...my treasures do not sparkle they clink,
they shine in the sun and neigh in the night...



Equine Infectious Anaemia, proceedings of the conference held on 1 October, Rome.


(11th October 2012)

On 1st October an important international conference was held in Rome, organised by the Ministry of Health and the Istituto Zooprofilattico (IZS) of Lazio and Tuscany, currently the national centre of reference for this disease.

Present at the conference (training credits issued) were approximately 250 veterinary surgeons from 8 different countries. Among the speakers were several world experts in this disease, including Dr Issel and Dr Cook of the Gluck Equine Veterinary Centre of the University of Kentucky (USA).

The presented data, and updated information regarding the transmission of this disease, fully support what IHP has been that affirming for a long time regarding the minimal risk of epidemic presented by EIA and in particular by healthy horses carrying the virus.

According to the IZS, over the test period 2007-2011, only 1.479 horses were found positive, out of the 1.080.043 animals examined. This represent only the 0,14%. The proportion of positive results among mules was higher, with 736 positive results out of 12.000 subjects tested. Only 35 cases were recorded in donkeys.

Percentages are, therefore, extremely low, in particular with regard to horses and donkeys. But the information which most stands out is that in all the years of studies at the infectious diseases Centre of Reference for Equine Infectious Anaemia, is that there have been no documented cases of the full-blown disease itself; according to the report of Dr Marcello Sala, we are talking only of horses with a positive antibody result, in whom the presence of the virus is “generally insufficient to infect other equines” (as was stated by ANMVI, the Italian Veterinarian National Association, in previous bulletins).

And this is not all: a very interesting clarification emerged during the conference regarding the manner of infection, in that the true risk lies in a failure to properly sterilise veterinary instruments such as syringes, needles and other surgical equipment.

According to Dr Issel, the proposition of contagion via insects remains basically a matter of theory: a horsefly which, for example, sucks blood from an EIA-positive, horse will conserve in its oral apparatus such an infinitesimal amount of that blood as to be insufficient to infect a healthy animal (assuming the horsefly moves from one horse to another). In any case, in the horsefly’s ‘mouth’ the virus dies within an extremely short time, both facts rendering infection between horses via insect carriers highly improbable.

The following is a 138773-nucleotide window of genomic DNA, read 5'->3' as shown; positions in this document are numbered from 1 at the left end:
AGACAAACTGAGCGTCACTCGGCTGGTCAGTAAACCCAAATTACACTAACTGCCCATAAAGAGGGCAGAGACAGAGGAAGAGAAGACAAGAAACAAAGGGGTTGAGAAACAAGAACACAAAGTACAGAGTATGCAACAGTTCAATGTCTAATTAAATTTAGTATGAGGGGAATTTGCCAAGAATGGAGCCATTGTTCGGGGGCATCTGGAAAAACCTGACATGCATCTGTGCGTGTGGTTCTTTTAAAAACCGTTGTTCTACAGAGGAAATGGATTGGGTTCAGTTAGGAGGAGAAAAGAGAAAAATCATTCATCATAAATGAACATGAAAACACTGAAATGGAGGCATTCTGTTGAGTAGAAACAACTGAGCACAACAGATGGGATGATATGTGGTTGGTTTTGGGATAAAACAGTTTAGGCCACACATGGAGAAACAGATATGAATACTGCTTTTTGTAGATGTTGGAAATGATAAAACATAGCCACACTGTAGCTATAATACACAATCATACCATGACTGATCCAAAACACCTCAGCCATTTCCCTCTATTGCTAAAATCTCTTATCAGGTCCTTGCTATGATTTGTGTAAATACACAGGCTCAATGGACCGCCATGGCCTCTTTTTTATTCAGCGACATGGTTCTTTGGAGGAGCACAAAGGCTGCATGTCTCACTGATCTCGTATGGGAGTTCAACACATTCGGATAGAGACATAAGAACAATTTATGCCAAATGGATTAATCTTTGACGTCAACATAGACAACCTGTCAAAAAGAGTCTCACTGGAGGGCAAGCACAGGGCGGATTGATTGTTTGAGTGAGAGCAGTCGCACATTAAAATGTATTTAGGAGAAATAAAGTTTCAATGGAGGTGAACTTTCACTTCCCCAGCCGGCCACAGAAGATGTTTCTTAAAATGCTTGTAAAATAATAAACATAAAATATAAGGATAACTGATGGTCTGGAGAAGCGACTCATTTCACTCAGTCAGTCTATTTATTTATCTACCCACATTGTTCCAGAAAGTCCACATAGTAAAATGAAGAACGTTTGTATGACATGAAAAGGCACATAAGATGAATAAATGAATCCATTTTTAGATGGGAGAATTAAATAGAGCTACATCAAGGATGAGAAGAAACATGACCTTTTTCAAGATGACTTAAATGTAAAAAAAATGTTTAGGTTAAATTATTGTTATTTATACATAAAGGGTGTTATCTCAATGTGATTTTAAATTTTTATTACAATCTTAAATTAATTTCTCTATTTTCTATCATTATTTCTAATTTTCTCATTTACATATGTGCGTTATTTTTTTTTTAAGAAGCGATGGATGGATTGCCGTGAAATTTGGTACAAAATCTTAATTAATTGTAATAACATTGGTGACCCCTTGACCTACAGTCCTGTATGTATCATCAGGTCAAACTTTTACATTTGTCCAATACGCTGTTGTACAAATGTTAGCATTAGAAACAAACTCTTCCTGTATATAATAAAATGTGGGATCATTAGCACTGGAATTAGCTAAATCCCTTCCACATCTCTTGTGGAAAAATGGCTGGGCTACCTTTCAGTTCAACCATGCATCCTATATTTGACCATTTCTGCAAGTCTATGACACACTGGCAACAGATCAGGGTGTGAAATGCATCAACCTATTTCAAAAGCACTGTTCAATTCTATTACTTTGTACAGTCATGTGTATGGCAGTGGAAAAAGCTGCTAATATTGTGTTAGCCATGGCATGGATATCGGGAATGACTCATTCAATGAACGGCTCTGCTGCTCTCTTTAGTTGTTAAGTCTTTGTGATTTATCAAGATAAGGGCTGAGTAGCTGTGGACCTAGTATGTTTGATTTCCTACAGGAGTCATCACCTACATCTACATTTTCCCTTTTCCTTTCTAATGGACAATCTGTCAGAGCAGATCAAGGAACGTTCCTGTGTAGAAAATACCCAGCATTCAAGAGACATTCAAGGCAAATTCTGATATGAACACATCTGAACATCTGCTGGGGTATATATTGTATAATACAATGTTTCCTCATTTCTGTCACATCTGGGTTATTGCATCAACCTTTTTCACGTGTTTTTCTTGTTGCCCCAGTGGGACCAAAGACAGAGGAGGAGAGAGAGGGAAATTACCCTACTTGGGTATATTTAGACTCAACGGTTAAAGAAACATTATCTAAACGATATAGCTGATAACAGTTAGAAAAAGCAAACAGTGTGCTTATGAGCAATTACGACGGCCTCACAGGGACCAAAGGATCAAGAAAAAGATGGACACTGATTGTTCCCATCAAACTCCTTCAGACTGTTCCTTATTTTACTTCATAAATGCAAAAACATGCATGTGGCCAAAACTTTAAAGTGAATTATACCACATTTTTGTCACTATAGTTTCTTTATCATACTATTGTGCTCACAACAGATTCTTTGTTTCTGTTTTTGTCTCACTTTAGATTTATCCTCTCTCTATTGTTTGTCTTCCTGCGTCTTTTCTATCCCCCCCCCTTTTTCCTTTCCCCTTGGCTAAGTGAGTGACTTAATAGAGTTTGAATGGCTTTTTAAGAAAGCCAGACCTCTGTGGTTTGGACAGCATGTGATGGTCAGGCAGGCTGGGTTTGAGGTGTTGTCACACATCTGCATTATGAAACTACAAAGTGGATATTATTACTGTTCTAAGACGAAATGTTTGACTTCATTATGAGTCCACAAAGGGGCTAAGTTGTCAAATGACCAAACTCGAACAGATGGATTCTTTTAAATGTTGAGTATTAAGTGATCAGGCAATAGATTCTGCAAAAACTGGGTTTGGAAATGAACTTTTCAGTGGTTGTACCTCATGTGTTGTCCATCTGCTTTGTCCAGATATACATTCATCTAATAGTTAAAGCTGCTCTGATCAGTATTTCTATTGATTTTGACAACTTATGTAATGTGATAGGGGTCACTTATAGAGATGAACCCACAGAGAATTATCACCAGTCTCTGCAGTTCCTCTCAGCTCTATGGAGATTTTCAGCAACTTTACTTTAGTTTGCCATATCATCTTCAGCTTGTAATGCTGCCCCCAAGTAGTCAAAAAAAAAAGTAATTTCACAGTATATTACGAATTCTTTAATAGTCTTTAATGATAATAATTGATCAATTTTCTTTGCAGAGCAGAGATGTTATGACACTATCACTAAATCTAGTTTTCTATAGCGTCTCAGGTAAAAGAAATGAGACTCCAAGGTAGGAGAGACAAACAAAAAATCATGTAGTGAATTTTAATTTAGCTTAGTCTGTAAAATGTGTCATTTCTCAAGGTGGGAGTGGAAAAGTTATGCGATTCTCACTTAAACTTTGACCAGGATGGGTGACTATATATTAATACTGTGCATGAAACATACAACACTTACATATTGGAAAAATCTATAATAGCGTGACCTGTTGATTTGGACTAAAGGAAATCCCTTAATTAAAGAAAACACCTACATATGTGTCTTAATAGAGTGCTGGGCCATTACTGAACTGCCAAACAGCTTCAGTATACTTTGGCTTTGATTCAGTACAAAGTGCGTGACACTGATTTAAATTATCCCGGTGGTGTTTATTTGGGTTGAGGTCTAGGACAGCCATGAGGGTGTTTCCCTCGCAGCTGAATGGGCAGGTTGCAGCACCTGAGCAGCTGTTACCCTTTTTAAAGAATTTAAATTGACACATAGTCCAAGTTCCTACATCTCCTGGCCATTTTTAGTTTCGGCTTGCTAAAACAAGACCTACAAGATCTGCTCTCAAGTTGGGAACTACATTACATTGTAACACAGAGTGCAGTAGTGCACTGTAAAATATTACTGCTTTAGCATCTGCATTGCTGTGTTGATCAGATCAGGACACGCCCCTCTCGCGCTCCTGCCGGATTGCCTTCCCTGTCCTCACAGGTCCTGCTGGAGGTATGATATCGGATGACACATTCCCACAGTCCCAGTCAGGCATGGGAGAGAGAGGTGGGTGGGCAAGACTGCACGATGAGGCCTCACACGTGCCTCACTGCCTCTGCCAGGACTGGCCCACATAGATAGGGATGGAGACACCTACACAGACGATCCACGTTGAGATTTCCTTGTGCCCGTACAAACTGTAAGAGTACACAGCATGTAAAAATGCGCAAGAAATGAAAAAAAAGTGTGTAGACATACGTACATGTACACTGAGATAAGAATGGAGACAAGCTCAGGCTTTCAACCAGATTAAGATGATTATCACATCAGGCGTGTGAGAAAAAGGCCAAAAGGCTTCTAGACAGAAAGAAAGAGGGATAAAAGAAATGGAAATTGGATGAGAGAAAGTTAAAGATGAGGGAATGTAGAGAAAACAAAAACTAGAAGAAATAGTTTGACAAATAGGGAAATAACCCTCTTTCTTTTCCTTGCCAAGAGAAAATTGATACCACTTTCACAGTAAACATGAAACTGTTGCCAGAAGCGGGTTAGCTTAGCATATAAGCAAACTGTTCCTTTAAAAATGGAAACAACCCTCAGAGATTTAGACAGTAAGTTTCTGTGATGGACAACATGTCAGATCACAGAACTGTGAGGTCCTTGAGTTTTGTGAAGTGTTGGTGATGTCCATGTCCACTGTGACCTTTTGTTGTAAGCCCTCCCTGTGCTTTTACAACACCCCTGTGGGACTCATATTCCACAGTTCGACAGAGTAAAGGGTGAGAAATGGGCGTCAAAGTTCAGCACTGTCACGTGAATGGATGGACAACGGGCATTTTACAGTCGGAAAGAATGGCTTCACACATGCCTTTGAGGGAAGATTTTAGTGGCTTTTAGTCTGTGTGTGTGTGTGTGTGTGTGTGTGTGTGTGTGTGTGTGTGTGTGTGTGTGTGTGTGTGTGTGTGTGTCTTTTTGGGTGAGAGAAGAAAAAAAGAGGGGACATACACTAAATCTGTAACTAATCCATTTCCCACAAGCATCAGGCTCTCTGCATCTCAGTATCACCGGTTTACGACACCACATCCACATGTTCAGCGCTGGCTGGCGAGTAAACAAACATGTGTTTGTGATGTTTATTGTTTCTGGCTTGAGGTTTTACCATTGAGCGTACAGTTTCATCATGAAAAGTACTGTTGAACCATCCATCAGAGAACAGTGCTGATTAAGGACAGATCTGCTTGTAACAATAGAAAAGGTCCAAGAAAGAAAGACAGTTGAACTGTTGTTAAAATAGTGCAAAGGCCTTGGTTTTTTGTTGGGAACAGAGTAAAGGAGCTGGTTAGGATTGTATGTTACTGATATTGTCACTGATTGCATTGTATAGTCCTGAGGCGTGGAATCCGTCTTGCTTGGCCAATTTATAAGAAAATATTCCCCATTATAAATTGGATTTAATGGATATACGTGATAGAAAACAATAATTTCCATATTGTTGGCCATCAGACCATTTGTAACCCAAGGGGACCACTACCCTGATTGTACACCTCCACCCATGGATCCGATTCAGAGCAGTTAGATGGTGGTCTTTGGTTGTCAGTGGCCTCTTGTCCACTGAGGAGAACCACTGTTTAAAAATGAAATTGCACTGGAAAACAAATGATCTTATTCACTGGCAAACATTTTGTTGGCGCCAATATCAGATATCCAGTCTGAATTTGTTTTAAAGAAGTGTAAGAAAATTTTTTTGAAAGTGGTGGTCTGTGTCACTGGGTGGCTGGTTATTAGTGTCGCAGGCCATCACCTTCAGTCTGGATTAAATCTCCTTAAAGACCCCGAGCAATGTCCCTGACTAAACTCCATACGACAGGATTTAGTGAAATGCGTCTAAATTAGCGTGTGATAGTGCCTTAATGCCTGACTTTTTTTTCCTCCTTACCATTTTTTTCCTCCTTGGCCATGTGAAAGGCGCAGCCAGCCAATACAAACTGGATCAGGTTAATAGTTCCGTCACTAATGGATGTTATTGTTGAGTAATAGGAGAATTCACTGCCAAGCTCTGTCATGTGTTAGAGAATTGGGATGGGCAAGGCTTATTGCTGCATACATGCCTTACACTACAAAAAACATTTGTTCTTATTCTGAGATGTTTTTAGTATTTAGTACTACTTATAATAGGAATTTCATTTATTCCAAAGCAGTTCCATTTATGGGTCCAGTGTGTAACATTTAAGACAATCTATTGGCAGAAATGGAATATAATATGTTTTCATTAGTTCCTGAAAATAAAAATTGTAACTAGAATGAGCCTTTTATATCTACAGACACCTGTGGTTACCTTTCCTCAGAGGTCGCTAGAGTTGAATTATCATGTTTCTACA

Thus it is perhaps more accurate and more sensible to say that the real risk of infection is not via insects but rather human error: the tiny amount of fresh blood remaining in a hypodermic needle, as opposed to that remaining in the mouth of a horsefly, is much more likely to infect another horse.

Drawing on all these facts and figures we underline and increase the demand that we have been lobbying for some time: given that the percentage of EIA-positive (and showing no symptoms of disease) is objectively speaking low; given that no cases of the actual disease occurred in the time-frame of the test; given that the real source of danger of infection comes from human carelessness or error, does it make any sense to maintain the current very costly national control programme? Why should examination not be limited to horses travelling to competitions, or any event which falls into the category of ‘concentration of equines in one place’? Or, better yet, why not turn the current situation on its head and make the test obligatory for all equines sent for slaughter, which would yield far more precise statistical and geographical data, as well as reducing costs? And finally, why not abolish the legal confiscation of EIA-positive horses which never travel, allowing their owners to keep both positive and negative horses in a manner which is properly conducive to equine wellbeing?

We will present these questions to the Ministry of Health, saying that we are willing to meet to discuss the issues.